Minature green monsters tear through the small town of Kingston Falls. Hijinks ensue as a mild-mannered bank teller releases these hideous loonies after gaining a new pet and violating two of three simple rules: No water (violated), no food after midnight (violated), and no bright light. Hilarious mayhem and destruction in a town straight out of Norman Rockwell. So, when your washing machine blows up or your TV goes on the fritz, before you call the repair man, turn on all the lights and look under all the beds. 'Cause you never can tell, there just might be a gremlin in your house.Written by
After the gremlin has tampered with the Sheriff's brakes, the police car nevertheless slows down, displaying its braking lights, as it approaches the next corner. In the next shot, the brakes are not working again. Also, the gremlin is seen ripping off the front hydraulic brake line - any automobile manufactured after 1967 has a dual circuit master cylinder (as mandated by the U.S. Department of Transportation) where one hydraulic brake circuit remains operational when another fails. See more »
Friends, let me introduce myself. Peltzer's the name, Rand Peltzer. That's me on the corner. I'm an inventor. I have a story to tell. Yeah, I know. Who hasn't got a story? Well nobody's got a story like this one. Nobody. It all started here in Chinatown. I was hitting the shops, trying to move a little merchandise, maybe even find a present for my kid. I tried this one place.
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At the very end of the closing credits, once the theme has ended, you can hear the sounds of gremlins laughing. See more »
The special edition DVD contains the following deleted scenes:
Mr. Peltzer is looking in a store in Chinatown, with a shopkeeper who doesn't know a word of English, when he is greeted by the Chinese boy, who leads Mr. Peltzer to the boy's grandfather's shop.
Billy is lectured by his boss, Mr. Corben, for being 17 minutes late.
Billy looks at his drawings, for a comic strip, in his room.
Billy sees the reverend on the street. The reverend tries to give Billy his Christmas card, but he can't find it in his pile, so he just tells Billy he will mail it to him.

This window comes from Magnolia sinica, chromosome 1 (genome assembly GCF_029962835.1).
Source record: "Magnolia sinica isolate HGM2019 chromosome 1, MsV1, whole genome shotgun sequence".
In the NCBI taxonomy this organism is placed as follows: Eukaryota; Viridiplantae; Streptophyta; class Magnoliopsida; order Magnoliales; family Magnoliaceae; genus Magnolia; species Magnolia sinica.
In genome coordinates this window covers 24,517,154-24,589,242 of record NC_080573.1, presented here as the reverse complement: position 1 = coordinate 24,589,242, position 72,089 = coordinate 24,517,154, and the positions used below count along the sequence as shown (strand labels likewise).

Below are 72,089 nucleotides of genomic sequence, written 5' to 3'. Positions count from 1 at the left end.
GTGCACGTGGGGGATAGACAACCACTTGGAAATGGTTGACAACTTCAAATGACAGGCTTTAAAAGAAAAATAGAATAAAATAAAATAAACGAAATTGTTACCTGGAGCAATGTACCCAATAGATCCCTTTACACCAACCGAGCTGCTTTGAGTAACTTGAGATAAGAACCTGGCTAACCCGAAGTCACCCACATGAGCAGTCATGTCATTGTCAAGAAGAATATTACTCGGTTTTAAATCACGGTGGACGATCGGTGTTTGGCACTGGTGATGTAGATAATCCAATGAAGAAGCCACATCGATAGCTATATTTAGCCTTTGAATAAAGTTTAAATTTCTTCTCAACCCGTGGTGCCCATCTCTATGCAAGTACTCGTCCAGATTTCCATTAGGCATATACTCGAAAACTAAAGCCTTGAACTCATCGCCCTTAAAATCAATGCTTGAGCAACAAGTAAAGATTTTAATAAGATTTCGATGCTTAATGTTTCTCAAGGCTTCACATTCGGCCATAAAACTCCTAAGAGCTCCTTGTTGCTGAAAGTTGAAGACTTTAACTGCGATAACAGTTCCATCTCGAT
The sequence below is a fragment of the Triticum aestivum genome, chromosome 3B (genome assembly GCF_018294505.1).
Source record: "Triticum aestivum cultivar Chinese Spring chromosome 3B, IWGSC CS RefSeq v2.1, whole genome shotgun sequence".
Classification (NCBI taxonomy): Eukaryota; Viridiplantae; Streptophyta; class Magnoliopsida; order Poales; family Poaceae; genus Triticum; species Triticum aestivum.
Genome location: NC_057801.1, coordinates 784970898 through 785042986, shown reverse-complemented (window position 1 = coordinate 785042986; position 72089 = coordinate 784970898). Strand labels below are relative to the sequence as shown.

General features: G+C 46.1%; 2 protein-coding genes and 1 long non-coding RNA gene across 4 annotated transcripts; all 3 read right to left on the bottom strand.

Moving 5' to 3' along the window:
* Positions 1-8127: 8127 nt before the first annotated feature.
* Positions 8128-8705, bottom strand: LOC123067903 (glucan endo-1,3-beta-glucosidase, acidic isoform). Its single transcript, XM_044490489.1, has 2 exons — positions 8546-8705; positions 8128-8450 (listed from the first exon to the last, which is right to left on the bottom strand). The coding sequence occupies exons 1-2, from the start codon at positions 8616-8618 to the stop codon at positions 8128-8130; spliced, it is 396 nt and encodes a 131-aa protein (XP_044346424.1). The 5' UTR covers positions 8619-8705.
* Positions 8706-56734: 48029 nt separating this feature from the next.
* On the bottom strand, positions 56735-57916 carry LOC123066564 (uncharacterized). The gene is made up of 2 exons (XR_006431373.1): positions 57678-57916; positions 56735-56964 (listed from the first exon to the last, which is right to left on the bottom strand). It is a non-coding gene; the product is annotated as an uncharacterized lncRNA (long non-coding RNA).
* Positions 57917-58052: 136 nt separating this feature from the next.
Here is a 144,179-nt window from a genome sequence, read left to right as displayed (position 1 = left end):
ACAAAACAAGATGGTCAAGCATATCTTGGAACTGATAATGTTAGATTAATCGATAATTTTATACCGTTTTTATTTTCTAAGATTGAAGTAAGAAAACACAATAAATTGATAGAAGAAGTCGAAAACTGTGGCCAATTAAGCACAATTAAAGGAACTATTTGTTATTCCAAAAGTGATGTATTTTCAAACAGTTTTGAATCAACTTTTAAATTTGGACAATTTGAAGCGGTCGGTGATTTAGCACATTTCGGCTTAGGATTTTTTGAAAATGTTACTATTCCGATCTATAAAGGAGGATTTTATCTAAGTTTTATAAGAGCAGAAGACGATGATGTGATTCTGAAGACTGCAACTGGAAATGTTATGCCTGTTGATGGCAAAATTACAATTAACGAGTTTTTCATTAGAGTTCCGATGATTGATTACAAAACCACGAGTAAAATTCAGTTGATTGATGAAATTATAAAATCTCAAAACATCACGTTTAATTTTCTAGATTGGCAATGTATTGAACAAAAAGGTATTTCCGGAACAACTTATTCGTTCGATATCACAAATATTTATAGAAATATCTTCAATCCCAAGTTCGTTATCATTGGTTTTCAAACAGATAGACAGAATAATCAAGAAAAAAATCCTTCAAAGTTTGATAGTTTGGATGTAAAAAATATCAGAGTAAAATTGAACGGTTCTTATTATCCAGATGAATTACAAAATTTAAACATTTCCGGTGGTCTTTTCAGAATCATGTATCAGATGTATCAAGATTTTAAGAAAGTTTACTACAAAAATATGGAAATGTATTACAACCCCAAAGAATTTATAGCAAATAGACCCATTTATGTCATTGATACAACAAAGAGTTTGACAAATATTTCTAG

Kate shows Billy Mrs. Deagle's plans to sell their houses and build a Nuclear plant. They are then discovered by Gerald, who says he will let them out easy if Kate will go out with him. Kate refuses, and Gerald notes she is tough, just like him.
Stripe listens to a bunch of carolers, while hidden in the snow (actually, according to the commentary, he is singing along and making the carolers wonder who's off key, but there is no audio for Stripe).
Mr. Futterman tells his wife that Mrs. Deagle has closed down the noodle factory where he worked for good. His wife then reassures him that there is more to life than macaroni.
Billy and Kate find Mr. Corben with a clock smashed on his head. They then find Gerald in the vault. Billy tries to free Gerald, however Gerald thinks that Billy wants to free him just so Billy and Kate would get promotions (Gerald presumably would now have Mr. Corben's job). Billy then closes the vault and tells Kate that Gerald will be better off in there and they will come and get him later.
When this movie first came out, a lot of parents made the fatal mistake of thinking it was a cute, children's movie. In fact, it was this movie and "Indiana Jones and the Temple of Doom" that prompted the film industry to create the PG-13 rating. This one only got a PG.
My mother was one of the parents who confused the movie as one suitable for children.
Needless to say I was horrified by this movie as I was only 4 years old. This movie caused me to be severely afraid of the dark for many years. Yet, strangely enough, I wanted to watch it every year at my grandmother's house at Christmas time. It was tradition.
I think that if parents knew what they were getting into, this wouldn't have been as big a movie as it was, and would probably have been lost among rummage sales, and good will donations as a movie nobody wanted.
I love this movie, and it takes me back to when I was a frightened little boy, who was too scared to check under the bed when he heard those strange noises in the middle of the night. Almost 20 years later, those old scars still haven't healed completely, and sometimes just seeing "Stripe" on the cover will send chills down my spine and prompt me to move to a room with better lighting.
That's damn good film-making. Freddy Krueger didn't even do that to me.
I do get a kick out of the fact that every once in a while, the Disney channel will play this movie around the holidays.
Hoyt Axton's monologue at the begining trys to bring us into the movie by being the "story-teller" but during the movie, we trick ourselves with "it's only a movie." Ending it with Axton's end monologue drags us back into the movie, leaving us with the though... "There just might be a Gremlin in your house."
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